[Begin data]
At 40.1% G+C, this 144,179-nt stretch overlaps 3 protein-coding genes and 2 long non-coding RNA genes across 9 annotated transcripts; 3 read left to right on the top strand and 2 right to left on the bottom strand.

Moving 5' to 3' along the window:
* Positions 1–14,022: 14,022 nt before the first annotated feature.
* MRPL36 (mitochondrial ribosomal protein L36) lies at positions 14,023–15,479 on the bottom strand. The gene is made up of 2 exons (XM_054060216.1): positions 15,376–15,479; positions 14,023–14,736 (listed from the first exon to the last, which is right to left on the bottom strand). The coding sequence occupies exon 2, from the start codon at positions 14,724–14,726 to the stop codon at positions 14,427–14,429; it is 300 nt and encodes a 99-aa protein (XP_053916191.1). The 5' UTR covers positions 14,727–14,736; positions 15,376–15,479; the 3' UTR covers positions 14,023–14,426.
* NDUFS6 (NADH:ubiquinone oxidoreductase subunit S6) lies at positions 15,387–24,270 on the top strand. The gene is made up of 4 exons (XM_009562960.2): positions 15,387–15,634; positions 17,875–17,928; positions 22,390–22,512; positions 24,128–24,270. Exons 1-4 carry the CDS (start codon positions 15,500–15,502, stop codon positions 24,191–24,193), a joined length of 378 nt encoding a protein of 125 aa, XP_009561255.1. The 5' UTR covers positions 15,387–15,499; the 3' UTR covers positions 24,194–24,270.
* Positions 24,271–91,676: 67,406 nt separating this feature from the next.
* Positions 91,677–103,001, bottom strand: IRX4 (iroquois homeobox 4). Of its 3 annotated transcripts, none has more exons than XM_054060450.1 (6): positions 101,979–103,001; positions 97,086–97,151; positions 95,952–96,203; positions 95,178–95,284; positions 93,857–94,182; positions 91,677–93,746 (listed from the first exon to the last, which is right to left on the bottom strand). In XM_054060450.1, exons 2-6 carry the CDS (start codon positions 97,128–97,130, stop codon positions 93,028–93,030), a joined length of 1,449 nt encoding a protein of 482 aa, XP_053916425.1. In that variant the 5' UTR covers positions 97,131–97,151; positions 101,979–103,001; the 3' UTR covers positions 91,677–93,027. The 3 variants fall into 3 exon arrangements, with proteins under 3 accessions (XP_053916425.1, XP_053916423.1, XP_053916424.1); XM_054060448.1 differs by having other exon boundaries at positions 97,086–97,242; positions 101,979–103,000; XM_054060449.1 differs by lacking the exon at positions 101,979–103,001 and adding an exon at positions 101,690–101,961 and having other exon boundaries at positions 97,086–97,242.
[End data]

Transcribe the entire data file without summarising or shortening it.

At 40.1% G+C, this 144,179-nt stretch overlaps 3 protein-coding genes and 2 long non-coding RNA genes across 9 annotated transcripts; 3 read left to right on the top strand and 2 right to left on the bottom strand.

Moving 5' to 3' along the window:
* Positions 1–14,022: 14,022 nt before the first annotated feature.
* MRPL36 (mitochondrial ribosomal protein L36) lies at positions 14,023–15,479 on the bottom strand. The gene is made up of 2 exons (XM_054060216.1): positions 15,376–15,479; positions 14,023–14,736 (listed from the first exon to the last, which is right to left on the bottom strand). The coding sequence occupies exon 2, from the start codon at positions 14,724–14,726 to the stop codon at positions 14,427–14,429; it is 300 nt and encodes a 99-aa protein (XP_053916191.1). The 5' UTR covers positions 14,727–14,736; positions 15,376–15,479; the 3' UTR covers positions 14,023–14,426.
* NDUFS6 (NADH:ubiquinone oxidoreductase subunit S6) lies at positions 15,387–24,270 on the top strand. The gene is made up of 4 exons (XM_009562960.2): positions 15,387–15,634; positions 17,875–17,928; positions 22,390–22,512; positions 24,128–24,270. Exons 1-4 carry the CDS (start codon positions 15,500–15,502, stop codon positions 24,191–24,193), a joined length of 378 nt encoding a protein of 125 aa, XP_009561255.1. The 5' UTR covers positions 15,387–15,499; the 3' UTR covers positions 24,194–24,270.
* Positions 24,271–91,676: 67,406 nt separating this feature from the next.
* Positions 91,677–103,001, bottom strand: IRX4 (iroquois homeobox 4). Of its 3 annotated transcripts, none has more exons than XM_054060450.1 (6): positions 101,979–103,001; positions 97,086–97,151; positions 95,952–96,203; positions 95,178–95,284; positions 93,857–94,182; positions 91,677–93,746 (listed from the first exon to the last, which is right to left on the bottom strand). In XM_054060450.1, exons 2-6 carry the CDS (start codon positions 97,128–97,130, stop codon positions 93,028–93,030), a joined length of 1,449 nt encoding a protein of 482 aa, XP_053916425.1. In that variant the 5' UTR covers positions 97,131–97,151; positions 101,979–103,001; the 3' UTR covers positions 91,677–93,027. The 3 variants fall into 3 exon arrangements, with proteins under 3 accessions (XP_053916425.1, XP_053916423.1, XP_053916424.1); XM_054060448.1 differs by having other exon boundaries at positions 97,086–97,242; positions 101,979–103,000; XM_054060449.1 differs by lacking the exon at positions 101,979–103,001 and adding an exon at positions 101,690–101,961 and having other exon boundaries at positions 97,086–97,242.